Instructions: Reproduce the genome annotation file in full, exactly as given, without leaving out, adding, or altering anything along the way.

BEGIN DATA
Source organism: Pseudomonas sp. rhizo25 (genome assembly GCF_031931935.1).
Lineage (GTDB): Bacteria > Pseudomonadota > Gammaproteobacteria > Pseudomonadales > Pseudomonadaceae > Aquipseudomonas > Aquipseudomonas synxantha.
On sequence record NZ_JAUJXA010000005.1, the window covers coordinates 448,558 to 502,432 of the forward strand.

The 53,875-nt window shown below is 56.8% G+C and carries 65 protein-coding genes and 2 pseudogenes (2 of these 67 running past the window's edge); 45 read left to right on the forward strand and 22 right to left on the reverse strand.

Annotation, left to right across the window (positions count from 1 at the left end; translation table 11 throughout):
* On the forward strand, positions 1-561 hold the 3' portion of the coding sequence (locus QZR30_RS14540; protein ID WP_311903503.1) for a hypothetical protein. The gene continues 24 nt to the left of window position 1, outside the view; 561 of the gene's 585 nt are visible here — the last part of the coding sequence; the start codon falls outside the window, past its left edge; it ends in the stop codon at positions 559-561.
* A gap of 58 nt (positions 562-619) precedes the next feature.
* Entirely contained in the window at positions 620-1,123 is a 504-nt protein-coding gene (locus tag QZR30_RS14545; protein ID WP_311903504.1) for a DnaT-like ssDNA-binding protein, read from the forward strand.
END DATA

Source organism: Pseudomonas sp. rhizo25 (genome assembly GCF_031931935.1).
Lineage (GTDB): Bacteria > Pseudomonadota > Gammaproteobacteria > Pseudomonadales > Pseudomonadaceae > Aquipseudomonas > Aquipseudomonas synxantha.
On sequence record NZ_JAUJXA010000005.1, the window covers coordinates 448,558 to 502,432 of the forward strand.

The 53,875-nt window shown below is 56.8% G+C and carries 65 protein-coding genes and 2 pseudogenes (2 of these 67 running past the window's edge); 45 read left to right on the forward strand and 22 right to left on the reverse strand.

Annotation, left to right across the window (positions count from 1 at the left end; translation table 11 throughout):
* On the forward strand, positions 1-561 hold the 3' portion of the coding sequence (locus QZR30_RS14540; protein ID WP_311903503.1) for a hypothetical protein. The gene continues 24 nt to the left of window position 1, outside the view; 561 of the gene's 585 nt are visible here — the last part of the coding sequence; the start codon falls outside the window, past its left edge; it ends in the stop codon at positions 559-561.
* A gap of 58 nt (positions 562-619) precedes the next feature.
* Entirely contained in the window at positions 620-1,123 is a 504-nt protein-coding gene (locus tag QZR30_RS14545; protein ID WP_311903504.1) for a DnaT-like ssDNA-binding protein, read from the forward strand.